While the patient is in the recumbent position, the transducer was placed in the fourth intercostal space at the left sternal border and directed posteriorly, laterally, and inferiorly to obtain a group of strong echoes from the posterior left ventricular wall. These echoes were recognized by their characteristic motion anteriorly during ventricular systole and posteriorly during diastole [19] [20] .

Left ventricular systolic function was assessed by calculation of the wall motion index (WMI). An estimate of left ventricular ejection fraction can be obtained by multiplying the wall motion index by 0.3. In the present study, significant left ventricle systolic dysfunction was defined as WMI ≤ 1.4 (left ventricle ejection fraction approximately ≤ 40) [21] .

2.4. Statistical Analysis

Data were initially summarized as mean ± SD in a form of comparison tables. Statistical analysis was performed using the standard Statistical Package for the Social Sciences (SPSS Inc., Chicago, IL, USA) version 15 for windows. P-value terms such as equal and less to be used for significance; P-value (P ˂ 0.001) was considered to be significant.

3. Results

Study population comprised 250 obese participants (67.2% males and 32.8% females). Participants’ ages ranged from 22 to 86 years; with a mean age of (41 ± 1.2) years (Table 1).

Out of the examined participants, a total of 93 subjects (58 males and 35 females) were presented in the age group (70 - 86) years, representatives (37.2%) of the population (Table 2). The age group of (50 - 59) years was the smallest and represented only (10.8%) of the population (Table 2).

The mean BMI among participants was 28.6 ± 5.4 kg/m2 (Table 3). At (22.8%) of participants BMI was ˃19 and ˂ 25 kg/m2, (36%) had a BMI of ˃ 25 and ˂ 30 kg/m2, (24.4%) showed BMI of ˃ 30 and ˂ 35 kg/m2 and (16.8%) had a BMI ˃ 35 kg/m2 (Table 3).

The relation between BMI and left ventricle ejection fraction among obese participants was presented in (Table 4), where the obtained P-value shows a significant relationship between obesity and left ventricular ejection fraction (Table 4).

Table 1. Gender and age of participants.

Table 2. Distribution of participants age (years).

Table 3. BMI ranges, frequency, percentage and mean ± SD among participants..

Table 4. Left ventricular ejection fraction and BMI relationship.

4. Discussion

The results of this study indicate that obesity is positively related to increase the ejection fraction of the left ventricle (Table 4). Obesity has been considered as a state of chronic volume overload because the heart is required to circulate blood through the large and relatively low resistance depot of adipose tissue. Early studies had suggested that obesity was associated with eccentric left ventricular remodeling. The results of cine cardiac magnetic resonance (CMR) study and other echocardiography studies instead now consistently show that both left ventricular cavity size and wall thickness may be increased in obese subjects with wall thickness increased to a greater extent than cavity size (concentric left ventricle remodeling) [22] [23] . Several studies have found that the left ventricle ejection fraction is normal to increase in the majority of obese subjects [22] -[24] .

Iacobellis and Sharma [25] proposed uncomplicated obesity as those individuals with elevated BMI but with normal fasting glucose, glucose tolerance, systolic and diastolic blood pressures, lipid profile, resting electrocardiogram, and thyroid function, without a history of metabolic, cardiovascular, respiratory disease, and clinically significant abnormalities on physical examination. They reported that indexed left ventricle mass and left ventricular geometry in subjects with uncomplicated obesity (n = 75) were not significantly different from a lean control group (n = 60) [24] . In the present study, all participants were obese and without hypertension, impaired glucose tolerance/diabetes and dyslipidemia. Therefore, the concept of uncomplicated obesity was not useful in our study population due to the rare occurrence of this phenotype.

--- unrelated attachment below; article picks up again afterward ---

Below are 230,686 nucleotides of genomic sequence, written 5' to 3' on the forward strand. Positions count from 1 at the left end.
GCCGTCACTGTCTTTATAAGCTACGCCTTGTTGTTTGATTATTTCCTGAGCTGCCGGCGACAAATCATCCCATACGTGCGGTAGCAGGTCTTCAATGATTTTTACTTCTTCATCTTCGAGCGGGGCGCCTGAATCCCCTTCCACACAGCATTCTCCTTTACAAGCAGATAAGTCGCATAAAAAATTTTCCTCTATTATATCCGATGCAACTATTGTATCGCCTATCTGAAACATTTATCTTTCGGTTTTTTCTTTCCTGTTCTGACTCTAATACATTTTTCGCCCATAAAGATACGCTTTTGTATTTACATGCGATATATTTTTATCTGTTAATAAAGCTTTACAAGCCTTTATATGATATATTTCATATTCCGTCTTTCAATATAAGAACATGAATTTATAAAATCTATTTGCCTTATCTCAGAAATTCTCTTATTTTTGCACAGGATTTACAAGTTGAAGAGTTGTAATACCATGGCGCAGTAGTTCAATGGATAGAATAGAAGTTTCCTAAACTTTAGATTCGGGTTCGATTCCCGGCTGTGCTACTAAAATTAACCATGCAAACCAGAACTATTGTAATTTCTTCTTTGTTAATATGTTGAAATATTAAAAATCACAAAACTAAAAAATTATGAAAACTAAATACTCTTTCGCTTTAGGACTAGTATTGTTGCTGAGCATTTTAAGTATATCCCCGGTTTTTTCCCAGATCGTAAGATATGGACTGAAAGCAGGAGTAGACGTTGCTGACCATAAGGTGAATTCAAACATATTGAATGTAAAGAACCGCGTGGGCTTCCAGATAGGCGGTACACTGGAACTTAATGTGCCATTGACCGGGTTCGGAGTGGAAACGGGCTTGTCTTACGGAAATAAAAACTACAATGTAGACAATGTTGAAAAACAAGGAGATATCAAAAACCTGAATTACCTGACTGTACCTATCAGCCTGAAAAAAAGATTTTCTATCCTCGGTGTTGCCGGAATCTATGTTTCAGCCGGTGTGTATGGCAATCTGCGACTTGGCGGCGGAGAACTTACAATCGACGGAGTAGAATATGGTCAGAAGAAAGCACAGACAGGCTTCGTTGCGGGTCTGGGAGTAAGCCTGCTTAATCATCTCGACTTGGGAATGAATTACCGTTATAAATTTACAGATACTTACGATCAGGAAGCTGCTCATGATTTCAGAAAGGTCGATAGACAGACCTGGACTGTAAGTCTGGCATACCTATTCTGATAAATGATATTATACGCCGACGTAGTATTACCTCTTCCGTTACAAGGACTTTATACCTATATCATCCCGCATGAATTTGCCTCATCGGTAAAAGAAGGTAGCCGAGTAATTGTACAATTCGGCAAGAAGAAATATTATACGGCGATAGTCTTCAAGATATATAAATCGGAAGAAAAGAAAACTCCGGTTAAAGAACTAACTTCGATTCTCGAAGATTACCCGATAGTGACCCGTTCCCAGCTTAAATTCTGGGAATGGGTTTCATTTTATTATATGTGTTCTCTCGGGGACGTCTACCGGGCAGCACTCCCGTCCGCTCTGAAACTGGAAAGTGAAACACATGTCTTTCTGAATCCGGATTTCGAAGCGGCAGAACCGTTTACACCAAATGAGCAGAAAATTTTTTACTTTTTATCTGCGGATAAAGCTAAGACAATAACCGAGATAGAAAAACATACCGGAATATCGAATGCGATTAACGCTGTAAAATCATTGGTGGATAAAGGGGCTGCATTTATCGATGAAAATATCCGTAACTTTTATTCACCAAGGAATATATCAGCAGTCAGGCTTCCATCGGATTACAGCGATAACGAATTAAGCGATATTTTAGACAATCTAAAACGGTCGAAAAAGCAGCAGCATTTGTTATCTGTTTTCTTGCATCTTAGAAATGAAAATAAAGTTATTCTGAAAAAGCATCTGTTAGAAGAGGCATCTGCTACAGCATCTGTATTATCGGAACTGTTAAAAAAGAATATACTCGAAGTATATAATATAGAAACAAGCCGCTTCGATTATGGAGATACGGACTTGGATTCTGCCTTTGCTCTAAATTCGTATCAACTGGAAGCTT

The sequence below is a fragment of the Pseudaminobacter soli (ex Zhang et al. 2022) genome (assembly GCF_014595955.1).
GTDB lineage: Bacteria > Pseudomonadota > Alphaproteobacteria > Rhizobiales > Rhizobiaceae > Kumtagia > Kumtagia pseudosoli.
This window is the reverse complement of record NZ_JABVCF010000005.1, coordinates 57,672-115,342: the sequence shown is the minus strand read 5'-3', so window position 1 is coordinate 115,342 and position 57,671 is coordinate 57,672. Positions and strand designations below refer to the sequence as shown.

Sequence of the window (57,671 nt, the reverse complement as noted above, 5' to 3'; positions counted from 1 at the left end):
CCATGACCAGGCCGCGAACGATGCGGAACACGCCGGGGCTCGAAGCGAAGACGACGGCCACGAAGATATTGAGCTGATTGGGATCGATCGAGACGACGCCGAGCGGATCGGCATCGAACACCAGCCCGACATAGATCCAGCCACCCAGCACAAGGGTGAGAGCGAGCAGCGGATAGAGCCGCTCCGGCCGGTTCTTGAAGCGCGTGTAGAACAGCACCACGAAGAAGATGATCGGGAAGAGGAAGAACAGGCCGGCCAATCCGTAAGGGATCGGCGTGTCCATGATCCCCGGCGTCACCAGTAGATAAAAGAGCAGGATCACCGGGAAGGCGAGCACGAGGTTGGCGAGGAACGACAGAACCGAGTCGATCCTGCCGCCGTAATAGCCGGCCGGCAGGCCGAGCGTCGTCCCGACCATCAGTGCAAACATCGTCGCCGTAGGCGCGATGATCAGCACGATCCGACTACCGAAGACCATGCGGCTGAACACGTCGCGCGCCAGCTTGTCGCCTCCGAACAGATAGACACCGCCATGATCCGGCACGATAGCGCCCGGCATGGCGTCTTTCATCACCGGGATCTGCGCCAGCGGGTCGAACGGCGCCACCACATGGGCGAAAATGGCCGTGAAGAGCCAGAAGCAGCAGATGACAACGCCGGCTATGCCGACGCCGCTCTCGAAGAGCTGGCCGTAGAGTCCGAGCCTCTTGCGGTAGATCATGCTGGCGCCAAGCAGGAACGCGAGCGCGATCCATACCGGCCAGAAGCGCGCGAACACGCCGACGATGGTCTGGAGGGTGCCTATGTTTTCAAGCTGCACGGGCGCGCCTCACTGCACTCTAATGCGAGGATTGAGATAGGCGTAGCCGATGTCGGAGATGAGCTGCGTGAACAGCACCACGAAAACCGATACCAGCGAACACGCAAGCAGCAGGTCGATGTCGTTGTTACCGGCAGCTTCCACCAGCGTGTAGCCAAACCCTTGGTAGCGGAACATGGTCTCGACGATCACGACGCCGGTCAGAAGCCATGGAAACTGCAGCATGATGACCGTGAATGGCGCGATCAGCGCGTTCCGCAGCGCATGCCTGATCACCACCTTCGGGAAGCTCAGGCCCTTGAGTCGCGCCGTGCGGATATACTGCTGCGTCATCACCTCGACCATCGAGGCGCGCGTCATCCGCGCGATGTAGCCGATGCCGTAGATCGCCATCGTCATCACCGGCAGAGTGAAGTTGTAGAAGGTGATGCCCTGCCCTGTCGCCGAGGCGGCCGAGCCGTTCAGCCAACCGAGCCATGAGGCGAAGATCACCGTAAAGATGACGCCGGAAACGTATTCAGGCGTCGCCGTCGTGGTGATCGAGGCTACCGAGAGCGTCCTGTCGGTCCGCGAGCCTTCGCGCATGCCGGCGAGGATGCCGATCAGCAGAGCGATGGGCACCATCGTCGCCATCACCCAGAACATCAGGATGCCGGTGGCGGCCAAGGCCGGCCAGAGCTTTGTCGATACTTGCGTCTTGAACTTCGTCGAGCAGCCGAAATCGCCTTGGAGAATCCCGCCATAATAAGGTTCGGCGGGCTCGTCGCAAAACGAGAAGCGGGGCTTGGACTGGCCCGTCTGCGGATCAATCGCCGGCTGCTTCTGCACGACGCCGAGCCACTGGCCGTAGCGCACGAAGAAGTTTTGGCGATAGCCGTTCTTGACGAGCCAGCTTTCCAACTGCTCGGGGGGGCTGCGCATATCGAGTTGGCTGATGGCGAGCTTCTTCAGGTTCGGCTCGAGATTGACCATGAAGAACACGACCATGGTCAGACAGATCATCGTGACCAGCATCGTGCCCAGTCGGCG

Determining the relationship between obesity and cardiac size is confounded by the known positive relationship of body size to left ventricular mass and volume. Body surface area is the most common index for cardiac size, but has been suggested to underestimate the impact of obesity on left ventricular mass and geometry [26] . Alternatively, indexing left ventricle mass to the 2.7 power of height has been reported to be appropriate for but has unknown applicability for CMR. For the Multi-Ethnic Study of Atherosclerosis (MESA) population, left ventricle mass indexed to the 2.7 power of height resulted in a higher proportion of left ventricle hypertrophy for shorter participants compared with taller participants [27] , raising questions regarding the validity of this approach to our data (Table 3 and Table 4).

As a limitation, the authors didn’t overcome this difficulty, because we looked at single measures of obesity by using body BMI, rather than other measures of obesity as waist circumference (WC), waist-to-hip ratio (WHR) and measures the association of fat mass (FM) with left ventricle size after controlling for fat-free mass.

5. Conclusion

In conclusion, BMI shows a significant association with myocardial infarction risk. BMI is a useful statistical tool to track the body size trends in Sudan. Left ventricular ejection fraction allows ventricular function to be assessed without the need for further body size adjustment. With BMI measures of obesity, ejection fraction showed a consistent change in relation to increased obesity levels.


The authors would like to thank the staff of the Ultrasound Department of the Sudan Heart Center for their cooperation and support during data collection.


*Corresponding author.

Conflicts of Interest

The authors declare no conflicts of interest.